John Hurrell – 1 August, 2010
The distinctive design by Karina McLeod has on the cover, part of the title inverted, as are also the titles of the two essays. Though it looks at first to be an irritating gimmick, this unusual feature links closely to the ideas in the writing - the notion of mirrored and parallel forms of capitalist expansionism: above and below the earth's surface. Hence the ‘expanding' of the title.
An Expanding Subterra
Essays by David Pike and Aaron Kreisler
Editor Aaron Kreisler
Design Karina McLeod
128pp, b/w and colour illustrations, 84 plates
Designed to accompany the recent exhibition in Dunedin this book presents a range of extraordinary coloured and b/w photographs by Wayne Barrar, taken in a large number of underground locations around the world. These include New Zealand hydro-electricity stations, Australian and American mining sites (ranging from opals to salt), American commerce facilitation, archive/storage amenities and toxic waste burials, and military tunnels dug by New Zealand miners for our soldiers in France during the Great War. As Barrar’s astonishingly varied images show, many of the mining sites have now been refitted for other purposes, such as bedrooms, libraries, paintball fields, and conference centres.
Not only is this carefully sequenced anthology of images impressive for the sheer variety of excavated spaces Barrar has documented - isolated ‘un-natural’ places most of us will never get the chance (or be allowed) to visit - but it demonstrates the wide range of image making he has been involved with; his explorative use of a camera. Some show no mine employees, other workers or family members anywhere within their eerily still, drilled or hacked out (but often now domestic) locations. Others use time-lapse photography or multiple exposures to present blurred ghosts of movement or long lines where helmet-lamps or coloured overalls have trailed. Others still show vast wide cavernous chambers where light re-enters from a distant entrance, while a few have Barrar projecting slides of faces or words up close onto roughly-hewn walls, or presenting images of scratched graffiti or painted names many decades old. Some of the locations he shows us are so interesting you really want to go and explore them yourself, extremely unusual places like Coober Pedy in Australia or Brady’s Bend in Pennsylvania.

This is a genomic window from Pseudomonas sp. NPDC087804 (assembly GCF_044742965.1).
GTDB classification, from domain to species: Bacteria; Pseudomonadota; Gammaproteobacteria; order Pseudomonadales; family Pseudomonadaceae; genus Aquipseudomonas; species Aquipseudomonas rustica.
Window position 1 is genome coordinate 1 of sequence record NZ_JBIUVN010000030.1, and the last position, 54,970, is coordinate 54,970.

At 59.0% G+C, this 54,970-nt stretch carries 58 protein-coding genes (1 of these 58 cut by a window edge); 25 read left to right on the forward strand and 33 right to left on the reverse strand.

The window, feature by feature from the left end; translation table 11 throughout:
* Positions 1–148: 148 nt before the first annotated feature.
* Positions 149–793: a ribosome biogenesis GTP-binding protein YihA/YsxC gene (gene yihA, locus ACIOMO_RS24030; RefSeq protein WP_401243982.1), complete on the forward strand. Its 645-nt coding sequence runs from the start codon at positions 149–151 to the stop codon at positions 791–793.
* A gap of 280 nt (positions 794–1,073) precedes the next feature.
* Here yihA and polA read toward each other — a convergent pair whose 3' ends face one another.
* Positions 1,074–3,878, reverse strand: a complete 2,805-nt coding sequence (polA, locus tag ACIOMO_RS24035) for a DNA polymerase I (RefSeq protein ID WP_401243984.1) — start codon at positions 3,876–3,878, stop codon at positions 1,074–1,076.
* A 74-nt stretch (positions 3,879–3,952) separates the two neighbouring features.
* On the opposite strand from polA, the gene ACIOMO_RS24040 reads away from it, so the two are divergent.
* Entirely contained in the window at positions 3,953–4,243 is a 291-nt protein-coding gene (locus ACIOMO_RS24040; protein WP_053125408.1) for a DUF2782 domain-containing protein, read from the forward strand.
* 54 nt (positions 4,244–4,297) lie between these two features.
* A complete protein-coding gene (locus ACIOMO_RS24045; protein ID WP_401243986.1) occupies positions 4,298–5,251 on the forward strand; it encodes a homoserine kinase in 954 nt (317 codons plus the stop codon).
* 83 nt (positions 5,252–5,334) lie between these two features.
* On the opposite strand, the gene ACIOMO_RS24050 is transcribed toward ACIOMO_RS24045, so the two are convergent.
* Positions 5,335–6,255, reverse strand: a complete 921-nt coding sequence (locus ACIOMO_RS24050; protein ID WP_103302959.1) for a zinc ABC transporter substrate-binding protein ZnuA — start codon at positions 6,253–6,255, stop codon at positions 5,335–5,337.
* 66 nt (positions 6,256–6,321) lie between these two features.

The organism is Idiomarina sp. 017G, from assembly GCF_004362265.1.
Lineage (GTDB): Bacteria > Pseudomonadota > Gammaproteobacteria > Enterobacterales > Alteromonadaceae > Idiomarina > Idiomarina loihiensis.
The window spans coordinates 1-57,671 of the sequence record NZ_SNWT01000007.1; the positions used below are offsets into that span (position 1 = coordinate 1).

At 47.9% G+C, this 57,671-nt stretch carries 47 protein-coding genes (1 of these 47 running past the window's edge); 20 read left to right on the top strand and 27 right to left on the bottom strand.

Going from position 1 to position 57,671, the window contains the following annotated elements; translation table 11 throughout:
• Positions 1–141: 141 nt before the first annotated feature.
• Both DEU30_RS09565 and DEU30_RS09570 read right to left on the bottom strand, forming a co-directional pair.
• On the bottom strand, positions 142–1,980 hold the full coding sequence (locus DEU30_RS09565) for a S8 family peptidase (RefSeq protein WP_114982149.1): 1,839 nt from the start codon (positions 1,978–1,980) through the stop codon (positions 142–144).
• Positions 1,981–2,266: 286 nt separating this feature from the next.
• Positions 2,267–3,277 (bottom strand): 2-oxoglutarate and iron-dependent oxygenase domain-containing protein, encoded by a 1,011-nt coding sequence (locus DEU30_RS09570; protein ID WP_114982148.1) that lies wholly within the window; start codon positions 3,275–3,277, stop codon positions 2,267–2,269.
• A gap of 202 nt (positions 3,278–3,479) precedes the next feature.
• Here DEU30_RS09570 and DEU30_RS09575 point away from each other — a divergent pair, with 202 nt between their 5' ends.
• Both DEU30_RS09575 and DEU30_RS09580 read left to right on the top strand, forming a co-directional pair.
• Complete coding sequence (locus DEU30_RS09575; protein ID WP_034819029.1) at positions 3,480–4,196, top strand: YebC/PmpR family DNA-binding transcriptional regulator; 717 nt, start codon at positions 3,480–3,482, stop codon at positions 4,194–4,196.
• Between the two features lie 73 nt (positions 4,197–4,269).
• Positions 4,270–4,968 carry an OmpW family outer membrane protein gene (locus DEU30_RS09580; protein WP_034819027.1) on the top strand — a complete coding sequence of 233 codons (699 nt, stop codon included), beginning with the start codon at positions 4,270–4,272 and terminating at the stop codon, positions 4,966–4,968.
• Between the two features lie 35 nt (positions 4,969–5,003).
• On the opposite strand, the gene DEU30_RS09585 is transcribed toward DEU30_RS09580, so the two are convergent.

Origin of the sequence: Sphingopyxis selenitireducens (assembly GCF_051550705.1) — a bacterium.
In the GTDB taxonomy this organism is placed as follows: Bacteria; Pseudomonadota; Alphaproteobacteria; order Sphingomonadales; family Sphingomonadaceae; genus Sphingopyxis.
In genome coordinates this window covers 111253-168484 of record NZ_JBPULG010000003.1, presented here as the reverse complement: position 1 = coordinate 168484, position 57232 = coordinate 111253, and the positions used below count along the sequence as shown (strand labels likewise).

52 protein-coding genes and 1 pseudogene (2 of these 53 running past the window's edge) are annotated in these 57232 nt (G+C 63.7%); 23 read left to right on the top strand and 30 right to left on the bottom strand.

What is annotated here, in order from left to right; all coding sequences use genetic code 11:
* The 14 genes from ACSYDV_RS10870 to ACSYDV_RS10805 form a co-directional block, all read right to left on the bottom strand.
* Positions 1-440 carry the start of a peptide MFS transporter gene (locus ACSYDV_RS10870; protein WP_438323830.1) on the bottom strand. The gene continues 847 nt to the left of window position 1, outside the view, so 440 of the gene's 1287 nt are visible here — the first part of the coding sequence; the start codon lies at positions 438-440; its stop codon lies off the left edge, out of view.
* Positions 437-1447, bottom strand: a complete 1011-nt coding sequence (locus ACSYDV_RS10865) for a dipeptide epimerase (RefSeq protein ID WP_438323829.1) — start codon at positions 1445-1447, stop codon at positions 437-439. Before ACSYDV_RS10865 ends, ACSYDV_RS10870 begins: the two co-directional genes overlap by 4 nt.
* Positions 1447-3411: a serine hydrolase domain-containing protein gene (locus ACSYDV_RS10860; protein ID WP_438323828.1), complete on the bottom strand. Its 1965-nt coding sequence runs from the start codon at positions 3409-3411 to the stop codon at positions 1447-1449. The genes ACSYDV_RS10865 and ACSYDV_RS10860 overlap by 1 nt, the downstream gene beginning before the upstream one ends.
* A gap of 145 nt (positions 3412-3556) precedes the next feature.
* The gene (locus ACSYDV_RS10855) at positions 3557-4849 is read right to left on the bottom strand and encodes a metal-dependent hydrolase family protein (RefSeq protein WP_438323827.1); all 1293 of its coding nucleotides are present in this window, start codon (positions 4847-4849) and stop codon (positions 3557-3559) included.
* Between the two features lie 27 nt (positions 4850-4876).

The two essays by David Pike and Aaron Kreisler work well together, particularly as an extension of the distinctive design by Karina McLeod which has on the cover part of the title inverted, as are treated the titles of the two essays. Though it looks at first to be an irritating gimmick, this unusual visual feature links closely to the ideas in the writing - the notion of mirrored and parallel forms of capitalist expansionism: above and below the earth’s surface. Hence the ‘expanding’ of the title.
Perhaps this is a bit forced in terms of ratio between above and below, and everybody seems obsessed with capitalism these days, but nevertheless it is an intriguing notion, especially here in the way Barrar has zeroed in on certain locations that support this thesis.
Looking at the essays, Pike’s richly detailed discussion begins by drawing in early ‘subterranean’ literature from writers as varied as Homer or Dante, or unexpected visual material like images by Gustave Dore, Thomas Wallace Knox or later Henry Moore and Chris Marker to give a wonderful contextual background to Barrar’s densely researched investigations. He draws out Barrar’s interest in the commodification of the ‘interface between the human and the industrial’ as a form of ‘permanent fortification’ (all access carefully monitored) under the earth in the second half of the twentieth century, mentioning paradoxes such as the utopianism within the utilitarian architecture with its impeccably stable climate, dryness and absolute security. It is a very thorough overview of the underground theme and how Barrar fits in.
Kreisler similarly writes about the contestation of land per se - on a global level - underground land once perhaps considered waste but now highly marketable. He mixes in with this extremely current subject-matter fascinatingly apt, but unexpected, quotations from Lewis Carroll and Roald Dahl (and more obvious ones, such as from ecological theorist the late Geoff Park) showing us Barrar’s deep understanding of the photographed landscape tradition - and how even with images of underground sitting rooms and offices he is extending that. With a photography practice of almost three decades, Barrar is preoccupied with the consequences of human encroachment over - and under - the planet’s land surfaces, but Kreisler is more explicit than Pike in drawing out the connections with the processes of capitalist expansion, so that even once abandoned wasteland underground can be dressed up or reshaped and turned into profit.